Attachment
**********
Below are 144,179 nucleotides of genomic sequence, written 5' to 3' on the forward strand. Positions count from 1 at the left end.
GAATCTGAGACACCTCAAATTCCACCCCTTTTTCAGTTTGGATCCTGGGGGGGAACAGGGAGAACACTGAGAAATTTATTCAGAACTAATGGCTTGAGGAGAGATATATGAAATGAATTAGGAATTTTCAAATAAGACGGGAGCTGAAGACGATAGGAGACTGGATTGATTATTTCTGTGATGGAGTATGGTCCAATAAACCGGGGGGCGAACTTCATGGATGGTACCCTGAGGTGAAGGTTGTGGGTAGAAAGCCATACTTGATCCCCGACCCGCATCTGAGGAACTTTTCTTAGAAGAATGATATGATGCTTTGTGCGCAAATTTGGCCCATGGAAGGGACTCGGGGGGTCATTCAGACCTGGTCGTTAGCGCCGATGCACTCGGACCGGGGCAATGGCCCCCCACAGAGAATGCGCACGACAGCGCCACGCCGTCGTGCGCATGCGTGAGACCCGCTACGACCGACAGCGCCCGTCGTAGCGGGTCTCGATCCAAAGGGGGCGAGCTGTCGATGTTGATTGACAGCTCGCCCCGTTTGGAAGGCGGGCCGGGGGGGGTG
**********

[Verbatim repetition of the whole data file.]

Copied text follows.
Below are 144,179 nucleotides of genomic sequence, written 5' to 3' on the forward strand. Positions count from 1 at the left end.
GAATCTGAGACACCTCAAATTCCACCCCTTTTTCAGTTTGGATCCTGGGGGGGAACAGGGAGAACACTGAGAAATTTATTCAGAACTAATGGCTTGAGGAGAGATATATGAAATGAATTAGGAATTTTCAAATAAGACGGGAGCTGAAGACGATAGGAGACTGGATTGATTATTTCTGTGATGGAGTATGGTCCAATAAACCGGGGGGCGAACTTCATGGATGGTACCCTGAGGTGAAGGTTGTGGGTAGAAAGCCATACTTGATCCCCGACCCGCATCTGAGGAACTTTTCTTAGAAGAATGATATGATGCTTTGTGCGCAAATTTGGCCCATGGAAGGGACTCGGGGGGTCATTCAGACCTGGTCGTTAGCGCCGATGCACTCGGACCGGGGCAATGGCCCCCCACAGAGAATGCGCACGACAGCGCCACGCCGTCGTGCGCATGCGTGAGACCCGCTACGACCGACAGCGCCCGTCGTAGCGGGTCTCGATCCAAAGGGGGCGAGCTGTCGATGTTGATTGACAGCTCGCCCCGTTTGGAAGGCGGGCCGGGGGGGGTG